The 25 Greatest Batman Villains Of All Time


Summary

  • Batman villains represent the diabolical best of Gotham City, standing in perfect opposition to the crime-fighting Caped Crusader.
  • Deadshot, Punchline, and other Batman villains have complex relationships with Batman, often balancing a code of honor with their criminal activities.
  • Each Batman villain has their own unique backstory and motivations, adding depth and complexity to the Dark Knight’s rogues gallery.


When it comes to the supervillains of DC, it doesn’t get any better than Batman villains. Representing the diabolical best of the dim, gritty, and disturbing Batman’s Gotham City setting, these delinquents stand in perfect opposition to the crime-fighting Caped Crusader; whereas the world of Superman is exemplified by shining heroics.

Batman is defined by the evildoers that terrorize it from within its deepest shadows. What makes them stand out is that they are all just a few shades of grey away from the Dark Knight himself. That, and they enjoy dancing with the devil in the pale moonlight.


25 Deadshot (AKA Floyd Lawton)

First Appearance: Batman #59 (1950), created by David Vern Reed, Lew Schwartz, Bob Kane

While Deadshot over the years became most known for his membership in The Suicide Squad, he started out as a Batman villain. He also became a main Batman villain over the years, although the two shared reluctant respect for each other. While Deadshot is a killer, and Batman will never accept that, he also lives by a code of honor.

Deadshot is always a dangerous villain, as he is the Man Who Never Misses. While he doesn’t battle Batman as much as he used to, he debuted as a Batman villain and the two often ended up deadlocked in their battles.

24 Punchline (AKA Alexis Kaye)

First Appearance: Batman #89 (2020), created by James Tynion IV, Jorge Jiménez

With Harley Quinn and the Joker officially over, it was only a matter of time before the Clown Prince of Crime found a new gal Friday. Alexis developed a fixation on the Joker after an encounter with the villain in high school, leading her to see him as an entity of change. Punchline is more than just a good fighter and right-hand woman. She’s also quite handy with poisons, and has even developed her own brand of Joker Venom.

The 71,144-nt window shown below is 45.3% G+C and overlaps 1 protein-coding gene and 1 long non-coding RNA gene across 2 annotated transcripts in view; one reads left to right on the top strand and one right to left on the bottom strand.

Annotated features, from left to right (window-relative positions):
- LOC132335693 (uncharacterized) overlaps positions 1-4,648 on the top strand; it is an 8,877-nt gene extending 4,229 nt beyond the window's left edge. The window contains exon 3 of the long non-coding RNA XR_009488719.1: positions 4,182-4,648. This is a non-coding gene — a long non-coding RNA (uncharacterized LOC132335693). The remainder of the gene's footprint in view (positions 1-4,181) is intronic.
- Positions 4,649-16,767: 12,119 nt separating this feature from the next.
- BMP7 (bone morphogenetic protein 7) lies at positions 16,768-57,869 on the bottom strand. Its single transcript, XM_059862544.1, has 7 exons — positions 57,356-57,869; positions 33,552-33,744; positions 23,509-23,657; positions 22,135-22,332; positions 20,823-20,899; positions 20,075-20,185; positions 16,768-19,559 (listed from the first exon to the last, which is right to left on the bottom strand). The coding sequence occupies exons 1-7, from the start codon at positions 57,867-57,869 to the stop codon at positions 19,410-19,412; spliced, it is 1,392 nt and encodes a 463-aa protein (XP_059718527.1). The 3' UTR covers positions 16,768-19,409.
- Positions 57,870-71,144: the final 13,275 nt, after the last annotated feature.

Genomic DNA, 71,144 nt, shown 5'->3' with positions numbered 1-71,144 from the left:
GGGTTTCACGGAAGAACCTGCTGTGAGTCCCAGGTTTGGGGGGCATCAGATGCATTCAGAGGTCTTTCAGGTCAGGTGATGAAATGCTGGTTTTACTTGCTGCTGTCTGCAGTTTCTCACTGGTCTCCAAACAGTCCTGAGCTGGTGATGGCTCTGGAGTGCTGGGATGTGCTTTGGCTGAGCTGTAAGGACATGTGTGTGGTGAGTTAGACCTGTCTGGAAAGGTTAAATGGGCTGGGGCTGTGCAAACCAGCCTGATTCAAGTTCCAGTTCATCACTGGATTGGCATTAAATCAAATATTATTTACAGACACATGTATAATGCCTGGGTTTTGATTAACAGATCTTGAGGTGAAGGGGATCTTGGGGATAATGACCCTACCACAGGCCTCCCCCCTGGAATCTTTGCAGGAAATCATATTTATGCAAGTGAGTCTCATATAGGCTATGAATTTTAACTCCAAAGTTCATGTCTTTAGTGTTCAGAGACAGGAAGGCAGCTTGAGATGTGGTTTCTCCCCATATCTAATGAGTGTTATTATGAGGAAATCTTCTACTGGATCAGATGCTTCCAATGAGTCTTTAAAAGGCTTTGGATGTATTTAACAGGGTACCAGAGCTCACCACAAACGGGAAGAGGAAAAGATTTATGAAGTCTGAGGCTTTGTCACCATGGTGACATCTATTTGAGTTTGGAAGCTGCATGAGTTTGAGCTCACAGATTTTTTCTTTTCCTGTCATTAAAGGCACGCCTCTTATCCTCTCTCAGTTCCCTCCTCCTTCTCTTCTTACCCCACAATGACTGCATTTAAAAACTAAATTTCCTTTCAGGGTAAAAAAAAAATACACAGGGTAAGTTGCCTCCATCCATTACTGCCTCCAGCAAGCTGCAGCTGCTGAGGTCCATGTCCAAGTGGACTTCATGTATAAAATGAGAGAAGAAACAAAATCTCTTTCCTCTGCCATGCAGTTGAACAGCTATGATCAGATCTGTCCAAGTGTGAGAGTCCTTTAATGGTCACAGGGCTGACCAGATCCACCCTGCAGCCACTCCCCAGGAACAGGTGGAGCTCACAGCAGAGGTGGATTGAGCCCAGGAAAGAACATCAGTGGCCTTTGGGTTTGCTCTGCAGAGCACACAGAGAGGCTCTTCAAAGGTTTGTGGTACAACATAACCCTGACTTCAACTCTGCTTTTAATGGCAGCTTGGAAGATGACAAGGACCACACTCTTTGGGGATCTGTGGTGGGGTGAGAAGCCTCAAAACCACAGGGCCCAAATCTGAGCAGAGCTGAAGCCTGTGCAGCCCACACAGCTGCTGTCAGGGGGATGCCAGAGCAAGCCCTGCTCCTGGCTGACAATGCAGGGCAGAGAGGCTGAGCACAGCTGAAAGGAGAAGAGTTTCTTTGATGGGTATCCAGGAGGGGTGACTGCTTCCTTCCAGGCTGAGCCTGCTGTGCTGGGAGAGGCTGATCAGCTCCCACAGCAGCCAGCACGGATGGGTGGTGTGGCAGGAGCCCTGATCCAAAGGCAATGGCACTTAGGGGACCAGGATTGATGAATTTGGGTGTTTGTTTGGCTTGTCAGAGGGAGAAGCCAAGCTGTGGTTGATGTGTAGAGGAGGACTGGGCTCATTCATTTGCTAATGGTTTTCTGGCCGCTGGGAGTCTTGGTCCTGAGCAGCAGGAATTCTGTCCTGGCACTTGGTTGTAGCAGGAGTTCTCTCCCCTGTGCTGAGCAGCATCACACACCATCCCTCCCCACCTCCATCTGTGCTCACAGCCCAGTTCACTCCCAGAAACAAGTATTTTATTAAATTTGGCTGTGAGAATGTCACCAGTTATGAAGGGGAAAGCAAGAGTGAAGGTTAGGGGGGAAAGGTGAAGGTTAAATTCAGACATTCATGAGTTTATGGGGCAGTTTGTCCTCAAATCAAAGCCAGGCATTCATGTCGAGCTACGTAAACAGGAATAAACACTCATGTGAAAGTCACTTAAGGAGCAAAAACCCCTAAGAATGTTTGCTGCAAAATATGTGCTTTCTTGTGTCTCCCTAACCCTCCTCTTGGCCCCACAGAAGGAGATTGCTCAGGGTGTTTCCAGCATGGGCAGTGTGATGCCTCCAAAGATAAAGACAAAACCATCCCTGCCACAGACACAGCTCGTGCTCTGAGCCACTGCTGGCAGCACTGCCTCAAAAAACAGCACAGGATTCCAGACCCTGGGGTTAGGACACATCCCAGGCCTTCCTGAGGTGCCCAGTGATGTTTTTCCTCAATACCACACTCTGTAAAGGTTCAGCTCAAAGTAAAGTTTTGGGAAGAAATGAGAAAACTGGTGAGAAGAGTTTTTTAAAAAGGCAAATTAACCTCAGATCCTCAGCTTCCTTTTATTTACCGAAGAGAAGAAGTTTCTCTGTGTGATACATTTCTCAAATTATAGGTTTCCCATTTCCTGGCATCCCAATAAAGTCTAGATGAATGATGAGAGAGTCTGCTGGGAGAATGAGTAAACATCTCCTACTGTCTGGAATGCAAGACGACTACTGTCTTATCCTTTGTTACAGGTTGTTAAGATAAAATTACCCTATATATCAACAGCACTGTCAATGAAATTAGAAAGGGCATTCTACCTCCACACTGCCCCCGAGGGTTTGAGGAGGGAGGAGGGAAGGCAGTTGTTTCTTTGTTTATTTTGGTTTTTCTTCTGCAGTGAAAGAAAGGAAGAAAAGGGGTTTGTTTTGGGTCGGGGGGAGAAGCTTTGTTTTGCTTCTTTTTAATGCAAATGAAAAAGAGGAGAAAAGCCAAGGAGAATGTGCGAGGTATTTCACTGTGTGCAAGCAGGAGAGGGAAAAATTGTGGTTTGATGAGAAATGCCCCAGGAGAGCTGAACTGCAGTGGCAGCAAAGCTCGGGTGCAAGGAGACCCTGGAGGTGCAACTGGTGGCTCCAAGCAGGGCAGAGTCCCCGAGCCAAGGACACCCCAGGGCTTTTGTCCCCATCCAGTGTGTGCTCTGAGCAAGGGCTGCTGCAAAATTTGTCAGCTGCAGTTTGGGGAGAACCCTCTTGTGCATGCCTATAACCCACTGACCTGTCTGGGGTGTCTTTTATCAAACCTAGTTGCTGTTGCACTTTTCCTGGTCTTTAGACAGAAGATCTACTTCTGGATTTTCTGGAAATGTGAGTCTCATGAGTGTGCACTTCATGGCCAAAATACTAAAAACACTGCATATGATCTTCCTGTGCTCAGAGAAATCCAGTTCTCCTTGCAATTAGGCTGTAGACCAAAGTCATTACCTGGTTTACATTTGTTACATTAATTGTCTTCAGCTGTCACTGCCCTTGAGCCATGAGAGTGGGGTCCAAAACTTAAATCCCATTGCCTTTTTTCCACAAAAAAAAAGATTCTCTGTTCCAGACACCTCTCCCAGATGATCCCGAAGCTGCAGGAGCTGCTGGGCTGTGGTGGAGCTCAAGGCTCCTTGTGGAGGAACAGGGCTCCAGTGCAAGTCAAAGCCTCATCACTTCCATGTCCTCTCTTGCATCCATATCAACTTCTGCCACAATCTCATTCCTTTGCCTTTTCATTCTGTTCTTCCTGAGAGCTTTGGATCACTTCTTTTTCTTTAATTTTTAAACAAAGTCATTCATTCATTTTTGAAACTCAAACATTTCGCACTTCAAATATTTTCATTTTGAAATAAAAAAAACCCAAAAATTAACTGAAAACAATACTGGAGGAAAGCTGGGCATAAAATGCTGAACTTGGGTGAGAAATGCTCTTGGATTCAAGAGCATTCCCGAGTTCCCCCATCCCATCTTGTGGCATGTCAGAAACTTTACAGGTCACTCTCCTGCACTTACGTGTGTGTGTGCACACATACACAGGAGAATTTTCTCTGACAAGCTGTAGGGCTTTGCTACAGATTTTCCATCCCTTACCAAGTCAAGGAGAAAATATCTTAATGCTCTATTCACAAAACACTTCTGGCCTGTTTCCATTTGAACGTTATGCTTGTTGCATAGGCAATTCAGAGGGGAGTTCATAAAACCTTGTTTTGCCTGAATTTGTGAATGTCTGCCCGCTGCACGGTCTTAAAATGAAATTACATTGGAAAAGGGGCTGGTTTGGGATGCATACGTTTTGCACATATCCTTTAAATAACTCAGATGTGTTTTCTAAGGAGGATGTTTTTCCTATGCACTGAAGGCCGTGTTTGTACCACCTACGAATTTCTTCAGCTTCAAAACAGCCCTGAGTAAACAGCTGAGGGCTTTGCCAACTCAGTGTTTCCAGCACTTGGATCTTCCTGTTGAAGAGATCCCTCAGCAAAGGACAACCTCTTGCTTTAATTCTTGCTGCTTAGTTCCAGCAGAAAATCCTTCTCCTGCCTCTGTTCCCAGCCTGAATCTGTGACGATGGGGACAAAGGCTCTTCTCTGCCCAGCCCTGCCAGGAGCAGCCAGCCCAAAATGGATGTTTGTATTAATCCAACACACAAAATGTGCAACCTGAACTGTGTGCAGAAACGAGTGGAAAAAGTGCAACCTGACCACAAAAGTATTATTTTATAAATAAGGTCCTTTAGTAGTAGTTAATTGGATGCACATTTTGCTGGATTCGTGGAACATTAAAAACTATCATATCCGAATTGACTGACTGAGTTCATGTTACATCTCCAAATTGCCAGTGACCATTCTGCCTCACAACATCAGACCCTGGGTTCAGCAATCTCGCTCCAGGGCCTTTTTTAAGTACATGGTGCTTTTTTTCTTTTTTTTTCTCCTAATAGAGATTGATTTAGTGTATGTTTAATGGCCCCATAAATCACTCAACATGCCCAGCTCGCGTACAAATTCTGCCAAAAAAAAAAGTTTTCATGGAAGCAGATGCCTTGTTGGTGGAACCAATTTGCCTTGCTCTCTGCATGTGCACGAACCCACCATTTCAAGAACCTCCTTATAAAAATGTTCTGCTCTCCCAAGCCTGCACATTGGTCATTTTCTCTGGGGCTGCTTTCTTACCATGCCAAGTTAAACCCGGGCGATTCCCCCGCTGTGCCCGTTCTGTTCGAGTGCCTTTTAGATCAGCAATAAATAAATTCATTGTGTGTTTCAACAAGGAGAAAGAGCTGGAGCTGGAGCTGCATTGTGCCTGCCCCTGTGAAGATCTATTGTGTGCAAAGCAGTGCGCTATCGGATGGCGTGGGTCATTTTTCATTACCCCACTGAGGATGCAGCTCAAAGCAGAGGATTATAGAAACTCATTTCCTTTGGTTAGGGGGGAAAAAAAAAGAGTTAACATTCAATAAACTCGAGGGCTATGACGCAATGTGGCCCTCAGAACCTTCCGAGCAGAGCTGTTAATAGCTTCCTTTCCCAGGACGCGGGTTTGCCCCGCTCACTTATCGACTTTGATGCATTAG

While Punchline was extremely helpful to her obsession in Joker War, Alexis has decided to branch out as a more independent villain. Not only has she replaced the Joker on the Legion of Doom, she’s also gained control of the Royal Flush gang, giving her a meteoric ascent among Gotham’s villains.

23 Carmine Falcone (AKA The Roman)

First Appearance: Batman #405 (1987), created by Frank Miller, David Mazzucchelli

Carmine Falcone in front of the bat symbol.

Carmine Falcone is getting a lot of attention thanks to The Batman movie, but he is a villain who has been a dangerous bad guy for Batman since the 1980s. The new movie is based on Batman at the same age as he appeared in Year One, and that is where Carmine Falcone made his debut in DC Comics.

There have been many villains in Batman comics when it comes to the Gotham City underworld, but Carmine stands above most others. His origin in the movie helps him surpass them all thanks to The Batman possibly making him responsible for Bruce Wayne’s parents’ death.

22 Killer Croc (AKA Waylon Jones)

First Appearance: Detective Comics #523 (1983), created by Gerry Conway, Don Newton, Gene Colan

When written right, Killer Croc is as good as Batman villains come. As of late, the character has been reduced to a large mutated reptile with little ambition beyond eating Batman. However, in his debut, Killer Croc started off as a far more interesting villain, so much so that some believe his backstory was the true inspiration for Tim Burton’s Penguin in Batman Returns.

When Waylon Jones was born with a rare scaly skin condition and relentlessly abused, it was only natural he’d become a murderous cannibal. After a quick stint finding acceptance with a traveling circus, he ended up in Gotham City. By letting his condition dictate his life, Croc has transformed himself into one truly scary rogue.

21 Black Mask (AKA Roman Sionis)